Three Poems from Washington State, Part I
My back is too injured to drive
So I ride the Amtrak from Seattle to Portland—
A short jaunt past barely dormant volcanoes—
But I rent a small sleeping compartment
So I can lie flat during the four-hour trip.
I fall asleep, of course, and dream
Of my ancestors, those Spokane Indians
Who still fished for wild salmon.
Those wild salmon are ghosts now.
As are my ancestors. But what did
My grandparents think when they first saw
A locomotive? Did they know
Those trains would change everything?
They would bring millions of white people.
They would bring the wood and metal
And wire. They would bring heat
And electricity and books and alien
Fruits and vegetables. I imagine my grandparents
Grew to hate the trains. I imagine their ghosts
Hate the trains, too. But I am one indigenous man
Who has forgiven the past. Well, I’ve forgiven
Trains, at least. Or maybe I love
Trains now because they are still loud
And they have grown old. These trains
Are the grandparents of those cars
On the highway and those airplanes in the sky.
These trains are always threatened to be replaced
With something faster, something more sleek
And contemporary. But I love the slow roll
Along the tracks. I love the frequent stops.
I love the way these trains have barely changed.
So, maybe, if something new lasts long enough,
Then it becomes something ancient and sacred.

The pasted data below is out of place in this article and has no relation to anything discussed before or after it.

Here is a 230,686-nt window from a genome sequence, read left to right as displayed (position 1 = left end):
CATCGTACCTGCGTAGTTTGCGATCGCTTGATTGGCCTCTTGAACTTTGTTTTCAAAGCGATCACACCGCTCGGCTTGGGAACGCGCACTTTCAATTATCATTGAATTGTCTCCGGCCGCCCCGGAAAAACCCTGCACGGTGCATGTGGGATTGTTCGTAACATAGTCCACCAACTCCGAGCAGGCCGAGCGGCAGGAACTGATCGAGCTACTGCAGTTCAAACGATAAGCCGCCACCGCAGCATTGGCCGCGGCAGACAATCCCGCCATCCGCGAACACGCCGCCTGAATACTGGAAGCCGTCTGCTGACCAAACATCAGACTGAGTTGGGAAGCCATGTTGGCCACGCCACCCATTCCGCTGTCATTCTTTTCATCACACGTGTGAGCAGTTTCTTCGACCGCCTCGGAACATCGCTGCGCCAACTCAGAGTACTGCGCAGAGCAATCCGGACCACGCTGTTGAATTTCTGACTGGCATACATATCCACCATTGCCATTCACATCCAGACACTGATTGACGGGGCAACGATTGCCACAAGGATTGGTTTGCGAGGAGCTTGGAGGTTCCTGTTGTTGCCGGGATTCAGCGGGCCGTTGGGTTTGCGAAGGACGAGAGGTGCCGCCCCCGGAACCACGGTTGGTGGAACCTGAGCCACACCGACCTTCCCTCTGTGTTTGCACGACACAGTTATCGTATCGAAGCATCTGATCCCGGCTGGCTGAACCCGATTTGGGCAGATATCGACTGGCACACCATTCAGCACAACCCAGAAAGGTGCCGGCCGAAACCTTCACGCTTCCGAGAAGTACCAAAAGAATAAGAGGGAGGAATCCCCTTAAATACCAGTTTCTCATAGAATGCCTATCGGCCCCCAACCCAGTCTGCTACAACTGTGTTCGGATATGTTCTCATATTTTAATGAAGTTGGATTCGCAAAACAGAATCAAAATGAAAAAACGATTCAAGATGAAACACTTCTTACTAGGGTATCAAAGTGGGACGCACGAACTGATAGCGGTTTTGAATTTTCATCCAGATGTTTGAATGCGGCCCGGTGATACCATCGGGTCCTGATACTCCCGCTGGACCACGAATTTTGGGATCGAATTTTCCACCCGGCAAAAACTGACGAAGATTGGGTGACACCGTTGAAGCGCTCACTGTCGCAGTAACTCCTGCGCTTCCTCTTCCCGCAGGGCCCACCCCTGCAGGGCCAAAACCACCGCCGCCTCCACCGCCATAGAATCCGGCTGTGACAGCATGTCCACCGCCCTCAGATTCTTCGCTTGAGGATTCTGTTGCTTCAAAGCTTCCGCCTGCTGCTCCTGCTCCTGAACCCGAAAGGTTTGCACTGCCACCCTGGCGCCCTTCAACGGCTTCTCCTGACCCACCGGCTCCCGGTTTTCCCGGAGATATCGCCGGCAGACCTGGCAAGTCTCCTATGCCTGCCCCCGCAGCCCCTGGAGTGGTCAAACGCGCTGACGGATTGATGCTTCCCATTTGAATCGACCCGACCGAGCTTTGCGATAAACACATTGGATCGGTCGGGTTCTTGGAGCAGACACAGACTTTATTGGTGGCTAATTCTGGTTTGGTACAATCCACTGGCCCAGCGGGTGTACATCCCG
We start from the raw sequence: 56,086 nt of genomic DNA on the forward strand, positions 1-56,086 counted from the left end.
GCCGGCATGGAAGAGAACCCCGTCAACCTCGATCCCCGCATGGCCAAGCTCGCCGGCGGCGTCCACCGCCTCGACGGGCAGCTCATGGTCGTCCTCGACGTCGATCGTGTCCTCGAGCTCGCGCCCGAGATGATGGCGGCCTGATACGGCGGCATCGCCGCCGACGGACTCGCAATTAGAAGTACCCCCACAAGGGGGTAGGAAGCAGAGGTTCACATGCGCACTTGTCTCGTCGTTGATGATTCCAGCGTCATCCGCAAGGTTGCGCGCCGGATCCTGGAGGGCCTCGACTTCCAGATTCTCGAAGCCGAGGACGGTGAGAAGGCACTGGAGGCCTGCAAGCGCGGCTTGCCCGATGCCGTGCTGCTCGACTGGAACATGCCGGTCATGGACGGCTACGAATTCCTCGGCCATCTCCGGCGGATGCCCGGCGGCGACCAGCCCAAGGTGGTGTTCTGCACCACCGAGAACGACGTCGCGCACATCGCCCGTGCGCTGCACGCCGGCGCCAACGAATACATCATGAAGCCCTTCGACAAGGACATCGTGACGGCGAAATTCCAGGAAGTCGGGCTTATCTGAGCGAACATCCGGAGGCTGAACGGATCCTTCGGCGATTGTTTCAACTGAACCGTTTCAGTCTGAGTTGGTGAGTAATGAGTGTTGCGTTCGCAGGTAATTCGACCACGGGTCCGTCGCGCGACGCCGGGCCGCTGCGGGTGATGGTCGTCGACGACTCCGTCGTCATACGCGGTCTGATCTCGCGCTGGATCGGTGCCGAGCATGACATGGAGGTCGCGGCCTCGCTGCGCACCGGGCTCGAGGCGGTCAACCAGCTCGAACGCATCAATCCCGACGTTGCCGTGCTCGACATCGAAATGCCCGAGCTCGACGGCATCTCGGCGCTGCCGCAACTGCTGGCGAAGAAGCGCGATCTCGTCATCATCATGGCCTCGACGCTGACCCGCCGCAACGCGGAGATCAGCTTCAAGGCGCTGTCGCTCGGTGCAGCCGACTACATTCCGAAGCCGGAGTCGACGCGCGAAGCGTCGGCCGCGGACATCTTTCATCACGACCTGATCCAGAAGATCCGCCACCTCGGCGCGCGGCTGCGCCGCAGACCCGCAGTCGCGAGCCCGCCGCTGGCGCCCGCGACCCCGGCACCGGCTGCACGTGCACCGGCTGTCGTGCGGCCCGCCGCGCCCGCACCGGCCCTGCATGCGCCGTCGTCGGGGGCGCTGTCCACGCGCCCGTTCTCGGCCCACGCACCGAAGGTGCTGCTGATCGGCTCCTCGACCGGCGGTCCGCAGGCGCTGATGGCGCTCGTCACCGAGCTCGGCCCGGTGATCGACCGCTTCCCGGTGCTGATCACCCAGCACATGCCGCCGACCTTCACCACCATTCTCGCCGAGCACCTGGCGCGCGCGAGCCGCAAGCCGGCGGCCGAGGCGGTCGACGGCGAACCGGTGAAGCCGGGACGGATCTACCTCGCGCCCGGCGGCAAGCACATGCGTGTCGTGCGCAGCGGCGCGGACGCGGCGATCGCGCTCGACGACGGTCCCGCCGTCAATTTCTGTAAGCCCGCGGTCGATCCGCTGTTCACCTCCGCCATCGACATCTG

Maybe this train is my grandmother. After all,
My train cradles me as I sleep. It holds me
In one calm and dark place, as everybody else
Quickly streams from one place to the next.
Oh, Grandmother Train, I know I rarely visit,
But I still need you. Next time, I will ride with you
Over a river that is still filled with wild salmon.
Grandmother, we’ll sing through every switch and detour.
We’ll praise all of those good things that somehow endure.
Sonnet in Yakima Canyon
Mary Eliza Crane
In afternoon play of light and shadow
across the canyon, the pale-green flush
of early grass, muted blue
of new grown sage, and yellow flash
of balsamroot are scrutinized
in the watchful gaze of bighorn sheep.
Sure-footed, bounding through the scree,
quench their thirst at a mountain creek.
This scene should be eternal, but it’s not,
though its history is written on the rocks
in ocher, black and gold, for anyone
who cares to learn the language.
There’s truth if not beauty in the knowledge
that nothing turns out quite the way we thought.
Here Is Where We Are
Claudia Castro Luna
I have always
wanted a house
with a big porch
said my friend
on our walk
that way I can sit,
drink my coffee
WA129 is a collection of poetry gathered from the people of Washington State. Compiled and edited by 2016-2018 Washington State Poet Laureate Tod Marshall, the book features poetry by amateur poets alongside acclaimed writers including Sherman Alexie, Tom Robbins, and Tess Gallagher. The collection includes 129 poems—one for each year of statehood. The book is published by Sage Hill Press and is available on Amazon as well as at independent bookstores throughout the state. An online version of WA129, featuring an expanded selection of poems, will be available during summer of 2017.